IDEAS home Printed from
   My bibliography  Save this paper

Catching the Next Big Wave: Are the Observed Behavioral Dynamics of the Baby Boomers Forcing Us to Rethink Regional Travel Demand Models?


  • Goulias, Konstadinos G
  • Blain, Larry
  • Kilgren, Neil
  • Michalowski, Timothy
  • Murakami, Elaine


Aging American baby-boomers create a variety of new policy contexts and problems. Their changing demand for transportation services may be positive or negative depending on the preparedness of our institutions and the baby boomers’ behavior. In this paper we describe this potential change in demand through an analysis of individual longitudinal histories over long period (1989 to 2003) exploring the impacts of person-specific changes (e.g., entry to and exit from the labor force) household changes (e.g., relocation and dissolution) and land use. To do this we use the Puget Sound Transportation Panel (PSTP), which is a record of approximately 20,000 person diaries of Seattle residents that provided reports of their travel in two-days repeatedly for ten repeated contacts (waves). In the analysis we study within-household dynamics and the impact events of within-household change have on individual well as household behavior. We employ focus groups to extract behavioral themes, Latent Class Cluster analysis to identify groups of behavior, and an array of regression models of change to identify key determinants underlying behavioral dynamics. Key findings include need to focus on employment, heterogeneity in the impact of land uses, and a significant affect of household composition. All this implies a need for models that can handle more diverse behavior and the need to accommodate employment status and within household demographics in the forecasting models.

Suggested Citation

  • Goulias, Konstadinos G & Blain, Larry & Kilgren, Neil & Michalowski, Timothy & Murakami, Elaine, 2007. "Catching the Next Big Wave: Are the Observed Behavioral Dynamics of the Baby Boomers Forcing Us to Rethink Regional Travel Demand Models?," University of California Transportation Center, Working Papers qt9f83x03p, University of California Transportation Center.
  • Handle: RePEc:cdl:uctcwp:qt9f83x03p

    Download full text from publisher

    File URL:;origin=repeccitec
    Download Restriction: no


    Citations are extracted by the CitEc Project, subscribe to its RSS feed for this item.

    Cited by:

    1. Yoon, Seo Youn & Golob, Thomas F. & Goulias, Konstadinos G., 2008. "A California Statewide Exploratory Analysis Correlating Land Use Density, Infrastructure Supply and Travel Behavior," University of California Transportation Center, Working Papers qt5bb12732, University of California Transportation Center.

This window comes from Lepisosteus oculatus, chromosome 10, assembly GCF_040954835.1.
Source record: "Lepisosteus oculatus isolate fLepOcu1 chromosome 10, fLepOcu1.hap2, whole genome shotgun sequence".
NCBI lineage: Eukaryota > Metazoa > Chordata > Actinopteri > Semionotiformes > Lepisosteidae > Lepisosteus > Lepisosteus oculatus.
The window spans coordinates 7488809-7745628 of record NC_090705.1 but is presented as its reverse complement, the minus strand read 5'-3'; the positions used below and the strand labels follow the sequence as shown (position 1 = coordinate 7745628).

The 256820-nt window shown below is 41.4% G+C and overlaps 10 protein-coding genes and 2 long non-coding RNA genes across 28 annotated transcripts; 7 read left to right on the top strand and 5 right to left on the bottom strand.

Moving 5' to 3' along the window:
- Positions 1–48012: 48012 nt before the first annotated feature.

2. Jan-Dirk Schmöcker & Fengming Su & Robert Noland, 2010. "An analysis of trip chaining among older London residents," Transportation, Springer, vol. 37(1), pages 105-123, January.
    3. repec:eee:jotrge:v:39:y:2014:i:c:p:111-120 is not listed on IDEAS
    4. Luis Miranda-Moreno & Martin Lee-Gosselin, 2008. "A week in the life of baby boomers: how do they see the spatial–temporal organization of their activities and travel?," Transportation, Springer, vol. 35(5), pages 629-653, August.
    5. Weis, Claude & Axhausen, Kay W., 2009. "Induced travel demand: Evidence from a pseudo panel data based structural equations model," Research in Transportation Economics, Elsevier, vol. 25(1), pages 8-18.


    All material on this site has been provided by the respective publishers and authors. You can help correct errors and omissions. When requesting a correction, please mention this item's handle: RePEc:cdl:uctcwp:qt9f83x03p. See general information about how to correct material in RePEc.

    For technical questions regarding this item, or to correct its authors, title, abstract, bibliographic or download information, contact: (Lisa Schiff). General contact details of provider: .

    If you have authored this item and are not yet registered with RePEc, we encourage you to do it here. This allows to link your profile to this item. It also allows you to accept potential citations to this item that we are uncertain about.

    We have no references for this item. You can help adding them by using this form .

    If you know of missing items citing this one, you can help us creating those links by adding the relevant references in the same way as above, for each refering item. If you are a registered author of this item, you may also want to check the "citations" tab in your RePEc Author Service profile, as there may be some citations waiting for confirmation.

    Please note that corrections may take a couple of weeks to filter through the various RePEc services.

    IDEAS is a RePEc service hosted by the Research Division of the Federal Reserve Bank of St. Louis . RePEc uses bibliographic data supplied by the respective publishers.